Skip to main content

 

Interana Docs

Compare BAQL and SQL commands

Although BAQL is similar to existing database query languages like SQL, its custom design for Interana queries means that it differs in a few key points.

The following table compares and identifies differences between BAQL and SQL clauses.

Concept

SQL

BAQL

Notes

select *

select * from my_table

Not supported

 

select count(*)

select count(*) from my_table

select count(*) from my_table

 

select distinct

select count(distinct user) from my_table

select count_unique(user) from my_table 

Use “select count_unique” instead of “select count distinct”

where

select count(*) from my_table where user = “jack” 

select count(* where user=”jack”) from my_table

In BQL, “where” used as a filter is contained within an aggregation. This is because you can have multiple aggregations, each with its own set of filters.

and, or, not

select count(*) from my_table where not(user = “jack” or user = “jill”) 

select count(* where not(user=”jack” or user=”jill”)) from my_table 

 

order by

select count(distinct purchase) from my_table order by user asc

select count_unique(purchase) as purchases, user from my_table order by purchases asc

 

min, max, avg, count, sum

select min(time_in_app) from my_table

select min(time_in_app) from my_table

 

in

select count(*) from my_table where user in (“jack”,”jill”)

select count(* where user in (“jack”,”jill”)) from my_table

 

between

select count(*) from my_table where user_id between 1 and 100

select count(*) from my_table between 2019-2-19 and now

BQL between is specifically an Interana timespec syntax. BQL does not support “between” as a regular operator, and SQL lacks the notion of timespec.

group by

select count(*),country from my_table group by country

select count(*) from my_table group by user between 2014-2-19 4pm and now

"group by" corresponds to "split by" in the Interana UI

limit

select count(*) from my_table limit 5

select count(*) from my_table group by user limit 5 between 2014-2-19 4pm and now

select count(*) from my_table group by user, country limit 5 and by platform limit 3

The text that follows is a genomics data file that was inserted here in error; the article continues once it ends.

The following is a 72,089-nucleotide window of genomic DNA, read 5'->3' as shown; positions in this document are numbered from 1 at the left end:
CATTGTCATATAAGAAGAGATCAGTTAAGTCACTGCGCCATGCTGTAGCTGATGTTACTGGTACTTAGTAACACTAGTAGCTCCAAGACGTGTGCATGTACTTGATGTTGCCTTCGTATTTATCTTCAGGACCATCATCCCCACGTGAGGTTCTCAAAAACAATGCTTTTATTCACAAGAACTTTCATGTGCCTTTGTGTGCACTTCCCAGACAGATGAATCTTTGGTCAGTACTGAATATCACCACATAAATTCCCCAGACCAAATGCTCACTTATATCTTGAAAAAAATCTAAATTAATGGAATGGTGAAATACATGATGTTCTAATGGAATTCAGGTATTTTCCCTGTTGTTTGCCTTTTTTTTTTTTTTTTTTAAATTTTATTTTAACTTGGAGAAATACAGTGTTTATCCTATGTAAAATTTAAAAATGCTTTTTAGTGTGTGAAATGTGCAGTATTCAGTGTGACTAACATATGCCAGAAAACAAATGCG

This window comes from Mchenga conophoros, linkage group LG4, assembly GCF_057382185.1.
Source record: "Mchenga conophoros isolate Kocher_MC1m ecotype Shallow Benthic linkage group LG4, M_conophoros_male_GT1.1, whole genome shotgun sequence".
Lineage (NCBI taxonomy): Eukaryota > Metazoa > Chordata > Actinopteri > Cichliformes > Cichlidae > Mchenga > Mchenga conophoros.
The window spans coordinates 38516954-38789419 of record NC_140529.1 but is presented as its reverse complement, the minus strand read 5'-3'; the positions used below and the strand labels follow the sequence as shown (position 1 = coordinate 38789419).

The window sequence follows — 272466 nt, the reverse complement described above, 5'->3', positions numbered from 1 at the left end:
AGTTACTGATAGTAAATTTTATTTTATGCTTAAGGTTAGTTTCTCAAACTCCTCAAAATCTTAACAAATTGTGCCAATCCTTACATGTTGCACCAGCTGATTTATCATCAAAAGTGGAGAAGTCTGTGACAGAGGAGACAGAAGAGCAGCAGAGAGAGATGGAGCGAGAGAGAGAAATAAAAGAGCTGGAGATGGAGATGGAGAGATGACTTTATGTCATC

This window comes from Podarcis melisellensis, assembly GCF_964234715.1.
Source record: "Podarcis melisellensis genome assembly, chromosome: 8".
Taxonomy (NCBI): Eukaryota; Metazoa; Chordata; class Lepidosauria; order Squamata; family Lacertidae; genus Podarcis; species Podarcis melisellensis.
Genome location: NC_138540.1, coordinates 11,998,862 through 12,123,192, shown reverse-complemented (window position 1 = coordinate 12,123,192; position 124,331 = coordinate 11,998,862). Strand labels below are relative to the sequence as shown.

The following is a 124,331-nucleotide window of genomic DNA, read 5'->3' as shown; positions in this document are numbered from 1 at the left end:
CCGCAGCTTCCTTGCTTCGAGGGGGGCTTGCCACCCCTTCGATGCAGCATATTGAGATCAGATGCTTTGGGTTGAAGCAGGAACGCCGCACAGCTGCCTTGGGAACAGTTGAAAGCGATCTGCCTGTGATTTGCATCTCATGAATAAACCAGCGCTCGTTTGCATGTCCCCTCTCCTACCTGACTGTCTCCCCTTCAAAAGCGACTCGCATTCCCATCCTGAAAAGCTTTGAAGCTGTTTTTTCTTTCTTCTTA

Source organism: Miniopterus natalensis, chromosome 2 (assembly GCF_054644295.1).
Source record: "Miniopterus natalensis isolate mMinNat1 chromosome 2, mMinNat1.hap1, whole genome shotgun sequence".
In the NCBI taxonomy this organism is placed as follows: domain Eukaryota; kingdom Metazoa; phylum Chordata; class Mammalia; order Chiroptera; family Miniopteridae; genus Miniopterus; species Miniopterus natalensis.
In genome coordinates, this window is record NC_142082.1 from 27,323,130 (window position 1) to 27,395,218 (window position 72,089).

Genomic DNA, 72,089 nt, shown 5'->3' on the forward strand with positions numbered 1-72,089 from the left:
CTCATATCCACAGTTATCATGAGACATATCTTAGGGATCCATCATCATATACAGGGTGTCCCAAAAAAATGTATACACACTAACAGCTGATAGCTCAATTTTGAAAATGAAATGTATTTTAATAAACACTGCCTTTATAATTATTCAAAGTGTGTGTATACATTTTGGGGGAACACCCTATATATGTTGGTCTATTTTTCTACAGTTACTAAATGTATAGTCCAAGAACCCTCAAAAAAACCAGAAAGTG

BQL can use hierarchical "group by", as shown in the second example here. The syntax, though, is the same from SQL to BQL.

joins

select my_table.user, lookup_table.age from inner join my_table.user = lookup_table.user

Not supported

BQL does not support "joins" because they are implied depending on the property combinations.

having

select count(user), country from my_table group by country having count(user) > 5

Not supported

 

on scope

Not supported

select count(* on event) from my_table group by Actor<user>(max(age))

 

select count(* on Actor<user>) from my_table group by Actor<user>(max(age))

Explicitly specify the scope of an aggregation.


The first query counts the number of events grouped by the user’s age.

The second query counts the number of users grouped by the user’s age. This is the same as:

select count(*) from my_table group by Actor<user>(max(age))

math (round, sqrt, etc.)

select count(user) from my_table where sqrt(age)>5

select count_unique(user where sqrt(age) > 5) from my_table

 

percentile

select distinct month, P90 = percentile_disc(0.9) within group (order by score) over (partition by [month]) from my_table  

select percentile(user_high_score, 90) from my_table

percentile is similar to percentile_desc in relational databases, but the two functions are not exactly the same, hence the different name

beginning_of_time,
for every

Not Supported

select count(*) from my_table for every week over 7 days between beginning_of_time and now

Some powerful time operators are present in BQL but not in SQL. This example counts the number of events that happened in a 7 day period, and performs this calculation every week from the beginning of time to now.

like

select count(*) from my_table where name like ‘%jack%’

select count(* where name like ‘.*jack.*’) from my_table

BQL "like" searches for text contained within a column. It is similar to mysql "rlike". It accepts regular expressions, unlike SQL "like", which accepts %foo% syntax.

 

 

  • Was this article helpful?